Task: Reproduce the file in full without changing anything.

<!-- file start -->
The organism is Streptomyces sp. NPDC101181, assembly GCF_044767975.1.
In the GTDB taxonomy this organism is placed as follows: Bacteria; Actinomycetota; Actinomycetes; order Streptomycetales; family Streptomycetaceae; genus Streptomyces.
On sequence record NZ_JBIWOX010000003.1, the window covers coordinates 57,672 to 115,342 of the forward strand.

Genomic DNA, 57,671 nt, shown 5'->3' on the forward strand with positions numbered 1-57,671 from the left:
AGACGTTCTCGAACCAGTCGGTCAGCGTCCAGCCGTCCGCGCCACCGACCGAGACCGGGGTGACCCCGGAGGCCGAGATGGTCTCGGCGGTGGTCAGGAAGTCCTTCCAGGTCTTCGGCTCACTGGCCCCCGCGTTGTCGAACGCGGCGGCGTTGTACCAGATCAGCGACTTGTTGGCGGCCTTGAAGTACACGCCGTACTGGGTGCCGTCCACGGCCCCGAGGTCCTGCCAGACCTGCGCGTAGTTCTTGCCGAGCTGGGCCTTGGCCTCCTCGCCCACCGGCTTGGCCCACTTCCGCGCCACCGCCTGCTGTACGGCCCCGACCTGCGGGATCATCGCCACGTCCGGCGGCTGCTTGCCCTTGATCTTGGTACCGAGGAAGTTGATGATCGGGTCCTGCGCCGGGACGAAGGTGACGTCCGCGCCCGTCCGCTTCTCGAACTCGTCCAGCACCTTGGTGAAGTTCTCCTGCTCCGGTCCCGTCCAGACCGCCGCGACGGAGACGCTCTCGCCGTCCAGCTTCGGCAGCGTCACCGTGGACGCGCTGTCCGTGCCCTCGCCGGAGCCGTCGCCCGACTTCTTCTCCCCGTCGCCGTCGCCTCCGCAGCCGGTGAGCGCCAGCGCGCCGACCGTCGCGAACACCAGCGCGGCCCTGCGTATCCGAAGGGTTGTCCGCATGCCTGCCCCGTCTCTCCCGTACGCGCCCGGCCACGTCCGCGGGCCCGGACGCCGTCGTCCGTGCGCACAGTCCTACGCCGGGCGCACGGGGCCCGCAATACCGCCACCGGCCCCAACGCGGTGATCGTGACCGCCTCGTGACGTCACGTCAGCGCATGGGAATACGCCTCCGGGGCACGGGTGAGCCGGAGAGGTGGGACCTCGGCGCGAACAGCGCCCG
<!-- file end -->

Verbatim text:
The organism is Streptomyces sp. NPDC101181, assembly GCF_044767975.1.
In the GTDB taxonomy this organism is placed as follows: Bacteria; Actinomycetota; Actinomycetes; order Streptomycetales; family Streptomycetaceae; genus Streptomyces.
On sequence record NZ_JBIWOX010000003.1, the window covers coordinates 57,672 to 115,342 of the forward strand.

Genomic DNA, 57,671 nt, shown 5'->3' on the forward strand with positions numbered 1-57,671 from the left:
AGACGTTCTCGAACCAGTCGGTCAGCGTCCAGCCGTCCGCGCCACCGACCGAGACCGGGGTGACCCCGGAGGCCGAGATGGTCTCGGCGGTGGTCAGGAAGTCCTTCCAGGTCTTCGGCTCACTGGCCCCCGCGTTGTCGAACGCGGCGGCGTTGTACCAGATCAGCGACTTGTTGGCGGCCTTGAAGTACACGCCGTACTGGGTGCCGTCCACGGCCCCGAGGTCCTGCCAGACCTGCGCGTAGTTCTTGCCGAGCTGGGCCTTGGCCTCCTCGCCCACCGGCTTGGCCCACTTCCGCGCCACCGCCTGCTGTACGGCCCCGACCTGCGGGATCATCGCCACGTCCGGCGGCTGCTTGCCCTTGATCTTGGTACCGAGGAAGTTGATGATCGGGTCCTGCGCCGGGACGAAGGTGACGTCCGCGCCCGTCCGCTTCTCGAACTCGTCCAGCACCTTGGTGAAGTTCTCCTGCTCCGGTCCCGTCCAGACCGCCGCGACGGAGACGCTCTCGCCGTCCAGCTTCGGCAGCGTCACCGTGGACGCGCTGTCCGTGCCCTCGCCGGAGCCGTCGCCCGACTTCTTCTCCCCGTCGCCGTCGCCTCCGCAGCCGGTGAGCGCCAGCGCGCCGACCGTCGCGAACACCAGCGCGGCCCTGCGTATCCGAAGGGTTGTCCGCATGCCTGCCCCGTCTCTCCCGTACGCGCCCGGCCACGTCCGCGGGCCCGGACGCCGTCGTCCGTGCGCACAGTCCTACGCCGGGCGCACGGGGCCCGCAATACCGCCACCGGCCCCAACGCGGTGATCGTGACCGCCTCGTGACGTCACGTCAGCGCATGGGAATACGCCTCCGGGGCACGGGTGAGCCGGAGAGGTGGGACCTCGGCGCGAACAGCGCCCG